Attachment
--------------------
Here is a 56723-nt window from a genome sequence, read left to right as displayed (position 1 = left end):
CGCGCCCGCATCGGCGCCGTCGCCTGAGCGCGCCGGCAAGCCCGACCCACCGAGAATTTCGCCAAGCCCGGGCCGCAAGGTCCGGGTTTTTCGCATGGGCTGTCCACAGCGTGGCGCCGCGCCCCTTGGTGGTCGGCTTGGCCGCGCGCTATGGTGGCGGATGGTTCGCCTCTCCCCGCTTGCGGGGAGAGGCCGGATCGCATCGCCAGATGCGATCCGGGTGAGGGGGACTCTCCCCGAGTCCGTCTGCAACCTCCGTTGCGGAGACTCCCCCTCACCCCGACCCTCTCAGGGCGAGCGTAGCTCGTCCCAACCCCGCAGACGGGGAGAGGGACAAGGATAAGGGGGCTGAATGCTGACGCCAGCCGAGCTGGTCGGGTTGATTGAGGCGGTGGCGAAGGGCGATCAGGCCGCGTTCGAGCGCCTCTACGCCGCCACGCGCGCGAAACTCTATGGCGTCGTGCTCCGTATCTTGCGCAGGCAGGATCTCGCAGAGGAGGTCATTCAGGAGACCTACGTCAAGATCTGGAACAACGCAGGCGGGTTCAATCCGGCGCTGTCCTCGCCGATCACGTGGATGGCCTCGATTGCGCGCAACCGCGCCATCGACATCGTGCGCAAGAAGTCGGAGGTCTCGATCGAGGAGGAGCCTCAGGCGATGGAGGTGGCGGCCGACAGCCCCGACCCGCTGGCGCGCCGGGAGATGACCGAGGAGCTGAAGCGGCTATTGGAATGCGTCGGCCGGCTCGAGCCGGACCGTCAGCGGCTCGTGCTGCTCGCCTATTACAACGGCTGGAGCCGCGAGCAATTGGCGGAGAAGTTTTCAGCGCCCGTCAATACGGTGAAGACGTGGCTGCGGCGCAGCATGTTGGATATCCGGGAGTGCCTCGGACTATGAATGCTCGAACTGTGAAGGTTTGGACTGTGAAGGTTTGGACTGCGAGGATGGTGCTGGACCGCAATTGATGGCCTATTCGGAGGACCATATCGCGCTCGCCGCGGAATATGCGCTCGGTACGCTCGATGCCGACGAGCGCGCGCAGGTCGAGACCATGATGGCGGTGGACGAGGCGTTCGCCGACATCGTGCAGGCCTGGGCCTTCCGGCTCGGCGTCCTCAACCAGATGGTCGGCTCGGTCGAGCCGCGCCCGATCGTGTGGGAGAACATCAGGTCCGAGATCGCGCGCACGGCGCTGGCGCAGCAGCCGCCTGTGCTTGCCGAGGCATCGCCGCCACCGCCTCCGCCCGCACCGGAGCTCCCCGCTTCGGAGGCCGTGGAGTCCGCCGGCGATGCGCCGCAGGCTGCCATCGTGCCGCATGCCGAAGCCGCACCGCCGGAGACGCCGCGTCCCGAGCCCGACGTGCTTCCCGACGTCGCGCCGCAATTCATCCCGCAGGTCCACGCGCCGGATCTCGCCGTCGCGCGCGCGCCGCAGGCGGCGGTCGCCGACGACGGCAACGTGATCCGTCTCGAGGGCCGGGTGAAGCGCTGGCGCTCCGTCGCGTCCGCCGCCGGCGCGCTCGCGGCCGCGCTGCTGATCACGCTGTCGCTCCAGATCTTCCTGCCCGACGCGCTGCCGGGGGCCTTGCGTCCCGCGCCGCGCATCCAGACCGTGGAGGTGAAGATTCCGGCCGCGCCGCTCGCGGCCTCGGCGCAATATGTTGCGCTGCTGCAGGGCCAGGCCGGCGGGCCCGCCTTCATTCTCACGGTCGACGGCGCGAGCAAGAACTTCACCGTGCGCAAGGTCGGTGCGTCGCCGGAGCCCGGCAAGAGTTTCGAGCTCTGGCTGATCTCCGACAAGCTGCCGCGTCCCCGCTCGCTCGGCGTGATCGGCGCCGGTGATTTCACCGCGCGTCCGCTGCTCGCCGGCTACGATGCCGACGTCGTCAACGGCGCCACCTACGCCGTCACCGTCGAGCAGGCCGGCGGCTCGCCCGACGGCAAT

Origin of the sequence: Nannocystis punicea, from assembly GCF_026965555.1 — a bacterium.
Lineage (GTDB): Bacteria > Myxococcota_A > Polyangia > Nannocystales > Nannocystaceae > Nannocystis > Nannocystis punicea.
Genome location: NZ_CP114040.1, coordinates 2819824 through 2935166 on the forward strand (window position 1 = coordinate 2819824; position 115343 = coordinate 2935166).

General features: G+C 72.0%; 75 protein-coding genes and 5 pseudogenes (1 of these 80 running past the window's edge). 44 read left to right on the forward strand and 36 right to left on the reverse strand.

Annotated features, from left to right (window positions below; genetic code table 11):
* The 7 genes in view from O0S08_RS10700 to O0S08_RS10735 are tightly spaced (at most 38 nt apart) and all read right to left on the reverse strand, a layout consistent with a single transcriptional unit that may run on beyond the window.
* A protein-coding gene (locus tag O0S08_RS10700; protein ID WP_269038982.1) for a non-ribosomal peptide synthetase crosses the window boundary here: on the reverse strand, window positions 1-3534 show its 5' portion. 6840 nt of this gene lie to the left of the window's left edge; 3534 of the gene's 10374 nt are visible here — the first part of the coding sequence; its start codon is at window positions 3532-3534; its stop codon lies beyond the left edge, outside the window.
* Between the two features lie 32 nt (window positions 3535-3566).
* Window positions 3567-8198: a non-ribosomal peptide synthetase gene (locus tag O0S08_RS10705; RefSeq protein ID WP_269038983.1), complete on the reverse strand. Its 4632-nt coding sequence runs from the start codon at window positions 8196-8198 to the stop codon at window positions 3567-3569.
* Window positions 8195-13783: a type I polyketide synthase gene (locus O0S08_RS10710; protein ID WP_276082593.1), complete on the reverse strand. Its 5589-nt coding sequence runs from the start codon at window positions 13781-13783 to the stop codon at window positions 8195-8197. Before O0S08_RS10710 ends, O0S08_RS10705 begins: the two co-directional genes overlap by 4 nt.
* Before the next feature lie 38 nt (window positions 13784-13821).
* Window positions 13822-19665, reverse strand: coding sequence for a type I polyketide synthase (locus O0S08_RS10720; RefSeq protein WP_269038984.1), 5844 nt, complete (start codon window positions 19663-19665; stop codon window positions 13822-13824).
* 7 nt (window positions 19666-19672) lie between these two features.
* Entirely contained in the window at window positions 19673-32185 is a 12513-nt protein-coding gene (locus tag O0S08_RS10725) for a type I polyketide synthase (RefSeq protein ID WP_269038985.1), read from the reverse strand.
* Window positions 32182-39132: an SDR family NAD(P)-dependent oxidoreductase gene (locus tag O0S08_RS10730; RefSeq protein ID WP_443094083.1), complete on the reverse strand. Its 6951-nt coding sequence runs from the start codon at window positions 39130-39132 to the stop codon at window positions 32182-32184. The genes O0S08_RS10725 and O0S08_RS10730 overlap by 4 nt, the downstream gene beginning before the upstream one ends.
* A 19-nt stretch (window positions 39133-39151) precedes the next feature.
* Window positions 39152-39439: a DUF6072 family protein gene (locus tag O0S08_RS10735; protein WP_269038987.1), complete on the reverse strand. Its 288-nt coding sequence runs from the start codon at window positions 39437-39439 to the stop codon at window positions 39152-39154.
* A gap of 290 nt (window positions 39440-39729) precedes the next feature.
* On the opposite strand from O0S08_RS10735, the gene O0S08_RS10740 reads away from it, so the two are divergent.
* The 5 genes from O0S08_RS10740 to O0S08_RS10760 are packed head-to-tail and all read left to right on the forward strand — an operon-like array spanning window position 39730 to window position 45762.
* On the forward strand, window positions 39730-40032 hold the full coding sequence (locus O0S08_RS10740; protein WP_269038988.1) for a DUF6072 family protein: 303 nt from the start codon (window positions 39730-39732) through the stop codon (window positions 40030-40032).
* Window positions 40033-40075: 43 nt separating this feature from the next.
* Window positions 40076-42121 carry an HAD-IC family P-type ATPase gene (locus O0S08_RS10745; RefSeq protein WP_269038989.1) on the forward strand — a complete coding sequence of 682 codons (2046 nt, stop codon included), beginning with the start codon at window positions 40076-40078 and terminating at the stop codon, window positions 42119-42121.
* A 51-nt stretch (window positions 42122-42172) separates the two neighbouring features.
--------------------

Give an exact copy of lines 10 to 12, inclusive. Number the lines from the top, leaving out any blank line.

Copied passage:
* Between the two features lie 32 nt (window positions 3535-3566).
* Window positions 3567-8198: a non-ribosomal peptide synthetase gene (locus tag O0S08_RS10705; RefSeq protein ID WP_269038983.1), complete on the reverse strand. Its 4632-nt coding sequence runs from the start codon at window positions 8196-8198 to the stop codon at window positions 3567-3569.
* Window positions 8195-13783: a type I polyketide synthase gene (locus O0S08_RS10710; protein ID WP_276082593.1), complete on the reverse strand. Its 5589-nt coding sequence runs from the start codon at window positions 13781-13783 to the stop codon at window positions 8195-8197. Before O0S08_RS10710 ends, O0S08_RS10705 begins: the two co-directional genes overlap by 4 nt.